Founder, CEO and Principal Dawn Contreras-Douglas was doing damage control, answering to frustrated parents and teachers.
"I feel more sad for the children than anyone else," said parent Natalie White.
"It's frustrating, I didn't just work here I also had four of my children were students here," said Jed Christian, a parent and teacher at the school.
Parents began looking for transcripts and were trying to get their kids transferred to new schools. Teachers were waiting for stipends and belongings from their classrooms.
While reading a prepared statement, Contreras-Douglas got emotional. She insisted staff was aware of the school's low enrollment and financial troubles before shutting down Wednesday.
"Several meetings with teaching staff were conducted to specifically address this issue throughout the school year," Contreras-Douglas said.
But teachers say they didn't have any idea the school was closing until it happened.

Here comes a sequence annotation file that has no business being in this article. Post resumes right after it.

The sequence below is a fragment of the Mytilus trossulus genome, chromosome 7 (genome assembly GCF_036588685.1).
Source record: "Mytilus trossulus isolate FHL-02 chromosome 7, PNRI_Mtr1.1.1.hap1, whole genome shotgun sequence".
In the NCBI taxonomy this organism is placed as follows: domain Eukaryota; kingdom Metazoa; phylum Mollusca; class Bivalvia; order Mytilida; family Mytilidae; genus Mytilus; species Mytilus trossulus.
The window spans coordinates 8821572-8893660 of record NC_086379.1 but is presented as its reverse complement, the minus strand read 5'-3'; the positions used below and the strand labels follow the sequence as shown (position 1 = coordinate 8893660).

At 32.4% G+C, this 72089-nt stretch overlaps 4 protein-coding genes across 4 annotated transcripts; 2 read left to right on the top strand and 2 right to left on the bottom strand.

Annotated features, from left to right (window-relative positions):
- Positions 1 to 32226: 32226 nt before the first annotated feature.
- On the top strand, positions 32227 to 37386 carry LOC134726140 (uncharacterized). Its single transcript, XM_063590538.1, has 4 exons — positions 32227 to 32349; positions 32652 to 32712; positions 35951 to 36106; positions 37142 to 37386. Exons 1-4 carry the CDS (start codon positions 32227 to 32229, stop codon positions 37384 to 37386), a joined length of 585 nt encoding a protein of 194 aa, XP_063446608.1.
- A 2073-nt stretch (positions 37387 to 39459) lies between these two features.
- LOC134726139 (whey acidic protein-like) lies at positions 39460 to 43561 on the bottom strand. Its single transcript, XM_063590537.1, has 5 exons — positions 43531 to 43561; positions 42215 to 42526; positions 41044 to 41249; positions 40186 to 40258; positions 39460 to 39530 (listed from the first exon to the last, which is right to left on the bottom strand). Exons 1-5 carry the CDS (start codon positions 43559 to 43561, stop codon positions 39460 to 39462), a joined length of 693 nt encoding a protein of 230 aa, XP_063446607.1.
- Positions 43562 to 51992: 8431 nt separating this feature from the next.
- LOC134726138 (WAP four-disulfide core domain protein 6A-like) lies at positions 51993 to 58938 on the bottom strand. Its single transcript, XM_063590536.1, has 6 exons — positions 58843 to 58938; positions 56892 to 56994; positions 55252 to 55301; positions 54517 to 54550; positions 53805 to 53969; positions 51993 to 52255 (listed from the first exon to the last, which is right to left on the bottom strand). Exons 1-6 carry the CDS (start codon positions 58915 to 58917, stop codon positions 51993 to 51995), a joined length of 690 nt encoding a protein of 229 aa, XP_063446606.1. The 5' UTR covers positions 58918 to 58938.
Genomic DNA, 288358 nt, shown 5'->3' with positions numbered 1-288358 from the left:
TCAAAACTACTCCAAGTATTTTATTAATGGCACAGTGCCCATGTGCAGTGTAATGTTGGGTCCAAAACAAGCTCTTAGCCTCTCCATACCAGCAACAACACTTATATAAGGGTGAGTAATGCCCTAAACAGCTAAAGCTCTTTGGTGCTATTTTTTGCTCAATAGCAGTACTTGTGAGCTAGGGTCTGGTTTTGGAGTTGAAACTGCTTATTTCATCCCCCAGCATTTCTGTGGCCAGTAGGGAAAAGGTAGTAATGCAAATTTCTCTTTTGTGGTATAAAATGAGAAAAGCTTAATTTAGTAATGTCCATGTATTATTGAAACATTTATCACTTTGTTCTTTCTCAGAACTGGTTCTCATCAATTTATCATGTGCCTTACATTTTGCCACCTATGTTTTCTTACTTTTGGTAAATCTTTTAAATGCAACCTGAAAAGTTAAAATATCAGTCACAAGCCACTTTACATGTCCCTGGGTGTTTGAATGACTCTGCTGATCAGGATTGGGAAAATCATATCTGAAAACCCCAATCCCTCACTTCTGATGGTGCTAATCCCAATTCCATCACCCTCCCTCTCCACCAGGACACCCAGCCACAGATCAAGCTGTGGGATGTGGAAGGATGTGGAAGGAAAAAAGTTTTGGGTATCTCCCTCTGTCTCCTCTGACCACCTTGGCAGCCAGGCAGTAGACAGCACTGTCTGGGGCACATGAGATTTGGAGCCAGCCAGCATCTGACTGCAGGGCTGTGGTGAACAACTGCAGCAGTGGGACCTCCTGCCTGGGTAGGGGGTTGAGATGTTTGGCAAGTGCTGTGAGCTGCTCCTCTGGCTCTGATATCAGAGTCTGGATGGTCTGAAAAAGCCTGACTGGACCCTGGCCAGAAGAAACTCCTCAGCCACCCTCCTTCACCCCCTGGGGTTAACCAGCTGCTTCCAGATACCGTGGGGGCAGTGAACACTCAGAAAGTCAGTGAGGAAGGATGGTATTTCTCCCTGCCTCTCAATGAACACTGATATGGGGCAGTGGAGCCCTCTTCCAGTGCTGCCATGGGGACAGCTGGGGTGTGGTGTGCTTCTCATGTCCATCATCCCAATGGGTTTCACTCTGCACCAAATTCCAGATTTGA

"We were always given the impression everything was OK, and it was going to be fine and there was no problem," said teacher Neva Holladay.
"A closure was never hinted at, not once," Christian said.
Contreras-Douglas would not clarify or answer any questions. FOX40 asked when she told the teachers and she said "no more questions."
Christian said he still had not been allowed back in to clear out his classroom.
"I was told if I didn't have an appointment and I came back the police would be called," Christian said.
He was unemployed and his children were among the roughly 60 students forced to find a new place to learn.
The school has been open and funded by the State Department of Education since 2015.
Contreras-Douglas said she coordinated with the state as she met with families to withdraw students from school and help them transfer. She said all students would be placed in new schools by the end of the day Friday.